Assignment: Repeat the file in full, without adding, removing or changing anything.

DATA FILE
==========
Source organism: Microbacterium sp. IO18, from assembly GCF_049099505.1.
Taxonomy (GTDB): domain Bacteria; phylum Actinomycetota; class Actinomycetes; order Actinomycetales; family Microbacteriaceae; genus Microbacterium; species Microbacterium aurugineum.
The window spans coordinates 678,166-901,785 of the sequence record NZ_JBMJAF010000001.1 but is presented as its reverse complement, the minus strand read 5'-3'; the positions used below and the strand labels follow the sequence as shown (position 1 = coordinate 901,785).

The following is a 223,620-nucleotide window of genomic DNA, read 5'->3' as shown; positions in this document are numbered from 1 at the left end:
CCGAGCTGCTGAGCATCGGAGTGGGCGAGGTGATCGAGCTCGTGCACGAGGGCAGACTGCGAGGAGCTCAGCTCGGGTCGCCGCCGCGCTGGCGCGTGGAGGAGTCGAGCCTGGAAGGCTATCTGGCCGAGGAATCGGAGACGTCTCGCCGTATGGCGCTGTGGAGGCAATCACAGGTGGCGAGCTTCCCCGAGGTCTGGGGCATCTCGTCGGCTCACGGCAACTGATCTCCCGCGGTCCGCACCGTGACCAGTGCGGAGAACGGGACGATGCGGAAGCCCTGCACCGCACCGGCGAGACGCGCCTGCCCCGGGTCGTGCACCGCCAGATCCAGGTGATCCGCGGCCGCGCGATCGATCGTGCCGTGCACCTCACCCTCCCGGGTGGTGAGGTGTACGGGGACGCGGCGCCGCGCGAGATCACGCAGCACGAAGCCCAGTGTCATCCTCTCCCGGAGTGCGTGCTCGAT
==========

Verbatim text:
Source organism: Microbacterium sp. IO18, from assembly GCF_049099505.1.
Taxonomy (GTDB): domain Bacteria; phylum Actinomycetota; class Actinomycetes; order Actinomycetales; family Microbacteriaceae; genus Microbacterium; species Microbacterium aurugineum.
The window spans coordinates 678,166-901,785 of the sequence record NZ_JBMJAF010000001.1 but is presented as its reverse complement, the minus strand read 5'-3'; the positions used below and the strand labels follow the sequence as shown (position 1 = coordinate 901,785).

The following is a 223,620-nucleotide window of genomic DNA, read 5'->3' as shown; positions in this document are numbered from 1 at the left end:
CCGAGCTGCTGAGCATCGGAGTGGGCGAGGTGATCGAGCTCGTGCACGAGGGCAGACTGCGAGGAGCTCAGCTCGGGTCGCCGCCGCGCTGGCGCGTGGAGGAGTCGAGCCTGGAAGGCTATCTGGCCGAGGAATCGGAGACGTCTCGCCGTATGGCGCTGTGGAGGCAATCACAGGTGGCGAGCTTCCCCGAGGTCTGGGGCATCTCGTCGGCTCACGGCAACTGATCTCCCGCGGTCCGCACCGTGACCAGTGCGGAGAACGGGACGATGCGGAAGCCCTGCACCGCACCGGCGAGACGCGCCTGCCCCGGGTCGTGCACCGCCAGATCCAGGTGATCCGCGGCCGCGCGATCGATCGTGCCGTGCACCTCACCCTCCCGGGTGGTGAGGTGTACGGGGACGCGGCGCCGCGCGAGATCACGCAGCACGAAGCCCAGTGTCATCCTCTCCCGGAGTGCGTGCTCGAT